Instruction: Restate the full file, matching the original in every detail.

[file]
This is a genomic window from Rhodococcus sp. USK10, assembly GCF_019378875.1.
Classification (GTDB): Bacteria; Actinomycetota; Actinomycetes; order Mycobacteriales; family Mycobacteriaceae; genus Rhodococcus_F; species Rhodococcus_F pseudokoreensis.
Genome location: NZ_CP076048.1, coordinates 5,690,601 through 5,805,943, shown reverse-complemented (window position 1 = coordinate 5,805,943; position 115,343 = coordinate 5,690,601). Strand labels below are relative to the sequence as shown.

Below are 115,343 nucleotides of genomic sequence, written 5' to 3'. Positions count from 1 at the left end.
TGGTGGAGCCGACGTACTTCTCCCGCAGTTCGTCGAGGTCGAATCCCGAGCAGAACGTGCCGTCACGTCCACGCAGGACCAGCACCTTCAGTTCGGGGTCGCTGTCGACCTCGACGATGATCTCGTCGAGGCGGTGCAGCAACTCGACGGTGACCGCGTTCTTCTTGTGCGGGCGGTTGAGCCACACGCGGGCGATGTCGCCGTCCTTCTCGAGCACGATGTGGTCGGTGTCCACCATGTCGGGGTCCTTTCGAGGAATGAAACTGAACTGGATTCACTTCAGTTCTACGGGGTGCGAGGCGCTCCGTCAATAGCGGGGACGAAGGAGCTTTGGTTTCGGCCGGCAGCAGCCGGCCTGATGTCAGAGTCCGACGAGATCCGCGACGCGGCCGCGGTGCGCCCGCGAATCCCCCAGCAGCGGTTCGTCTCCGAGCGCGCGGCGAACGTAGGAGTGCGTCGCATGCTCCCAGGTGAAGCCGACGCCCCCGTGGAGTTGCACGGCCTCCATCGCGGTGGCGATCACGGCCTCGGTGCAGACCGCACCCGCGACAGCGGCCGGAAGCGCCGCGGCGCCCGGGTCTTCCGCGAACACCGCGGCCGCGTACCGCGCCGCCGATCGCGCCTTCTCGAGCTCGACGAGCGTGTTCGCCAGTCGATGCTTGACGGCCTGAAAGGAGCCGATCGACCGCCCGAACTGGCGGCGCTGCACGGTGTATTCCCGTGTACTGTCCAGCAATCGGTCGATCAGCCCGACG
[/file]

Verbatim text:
This is a genomic window from Rhodococcus sp. USK10, assembly GCF_019378875.1.
Classification (GTDB): Bacteria; Actinomycetota; Actinomycetes; order Mycobacteriales; family Mycobacteriaceae; genus Rhodococcus_F; species Rhodococcus_F pseudokoreensis.
Genome location: NZ_CP076048.1, coordinates 5,690,601 through 5,805,943, shown reverse-complemented (window position 1 = coordinate 5,805,943; position 115,343 = coordinate 5,690,601). Strand labels below are relative to the sequence as shown.

Below are 115,343 nucleotides of genomic sequence, written 5' to 3'. Positions count from 1 at the left end.
TGGTGGAGCCGACGTACTTCTCCCGCAGTTCGTCGAGGTCGAATCCCGAGCAGAACGTGCCGTCACGTCCACGCAGGACCAGCACCTTCAGTTCGGGGTCGCTGTCGACCTCGACGATGATCTCGTCGAGGCGGTGCAGCAACTCGACGGTGACCGCGTTCTTCTTGTGCGGGCGGTTGAGCCACACGCGGGCGATGTCGCCGTCCTTCTCGAGCACGATGTGGTCGGTGTCCACCATGTCGGGGTCCTTTCGAGGAATGAAACTGAACTGGATTCACTTCAGTTCTACGGGGTGCGAGGCGCTCCGTCAATAGCGGGGACGAAGGAGCTTTGGTTTCGGCCGGCAGCAGCCGGCCTGATGTCAGAGTCCGACGAGATCCGCGACGCGGCCGCGGTGCGCCCGCGAATCCCCCAGCAGCGGTTCGTCTCCGAGCGCGCGGCGAACGTAGGAGTGCGTCGCATGCTCCCAGGTGAAGCCGACGCCCCCGTGGAGTTGCACGGCCTCCATCGCGGTGGCGATCACGGCCTCGGTGCAGACCGCACCCGCGACAGCGGCCGGAAGCGCCGCGGCGCCCGGGTCTTCCGCGAACACCGCGGCCGCGTACCGCGCCGCCGATCGCGCCTTCTCGAGCTCGACGAGCGTGTTCGCCAGTCGATGCTTGACGGCCTGAAAGGAGCCGATCGACCGCCCGAACTGGCGGCGCTGCACGGTGTATTCCCGTGTACTGTCCAGCAATCGGTCGATCAGCCCGACG